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Ute Heidmann: “Differential, Dialogical, and Plurilingual Comparativism”
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About the Lecture
Differentiation denotes the process that relates the same to the different instead of opposing them. The evolution of all languages, literatures, and cultures seems to be underlain by such a complex process of differentiation. In order to explore this complex process, I developed a comparative method applying the mental operation of differentiation to poetical and other discursive and cultural practices instead of universalizing them. This type of heuristic comparativism demands that we “construct the comparables,” as Marcel Detienne claimed, and to reflect on the criteria and axes of comparison that must be of equal relevance for the objects and phenomena to be compared. Differential comparativism does not lead to the discovery of irreducible differences, but enables us to realize that most poetical, discursive, and cultural practices evolve in the mode of a constitutive and creative dialogue with other languages, literatures, and cultures.
About the Speaker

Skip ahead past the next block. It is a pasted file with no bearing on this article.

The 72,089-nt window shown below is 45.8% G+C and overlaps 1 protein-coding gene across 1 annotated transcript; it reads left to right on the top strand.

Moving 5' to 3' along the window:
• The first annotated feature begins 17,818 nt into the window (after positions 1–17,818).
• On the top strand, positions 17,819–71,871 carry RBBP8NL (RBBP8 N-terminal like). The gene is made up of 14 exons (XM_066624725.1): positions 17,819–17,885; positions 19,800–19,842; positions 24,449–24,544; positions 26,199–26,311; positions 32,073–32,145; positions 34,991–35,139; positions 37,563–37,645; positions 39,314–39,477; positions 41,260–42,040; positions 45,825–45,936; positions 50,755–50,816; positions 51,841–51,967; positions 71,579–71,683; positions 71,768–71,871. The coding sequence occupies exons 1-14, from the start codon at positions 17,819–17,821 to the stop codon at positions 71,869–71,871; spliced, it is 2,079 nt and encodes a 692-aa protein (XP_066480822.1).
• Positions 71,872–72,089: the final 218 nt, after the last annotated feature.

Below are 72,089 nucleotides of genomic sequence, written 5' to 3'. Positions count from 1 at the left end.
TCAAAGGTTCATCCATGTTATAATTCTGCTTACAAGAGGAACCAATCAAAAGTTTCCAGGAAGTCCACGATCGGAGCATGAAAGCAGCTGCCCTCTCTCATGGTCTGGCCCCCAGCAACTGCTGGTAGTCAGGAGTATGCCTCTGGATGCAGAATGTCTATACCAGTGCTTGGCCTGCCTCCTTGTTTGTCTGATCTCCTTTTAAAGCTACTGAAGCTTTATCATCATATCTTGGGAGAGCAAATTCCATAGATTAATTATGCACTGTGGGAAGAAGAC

Ute Heidmann has held the Chair of Comparative Literature at University of Lausanne since 2001. She is also a Visiting Professor at the European Institute of Geneva; University and IUSS of Pavia; Fondazione San Carlo (Modena); Universidade Federal do Rio Grande do Norte (Brazil); EHESS and Université de Sorbonne (Paris); and several universities in Spain and Germany. She founded and directs the International Research Group CLE (Comparer les Littératures en langues Européennes), edits the Collection du CLE (e.g., Mythes (re)configures. Création, Dialogues, Analyses, cf. www.unil.ch/lleuc). Her research fields include Epistemology and Methodology of Human Sciences and Interdisciplinarity and Comparison, namely the method she elaborated and defined as “Differential, Dialogical, and Plurilingual Comparison.” The heuristic efficiency of this method has been employed in detailed comparative analyses of ancient and modern “configurations, (re)configurations and rewritings of Greek and Roman myths” before being applied to a large corpus of written Latin, Italian, French, German, Danish, and English tales analyzed in their original languages. “Differential, dialogical, and plurilingual comparison” is also applied to other literary, discursive, and cultural practices, including autobiographical, historical, and travel writings and icono-textual and plurilingual practices such as translation. The full list of her published works may be found on the University of Lausanne website.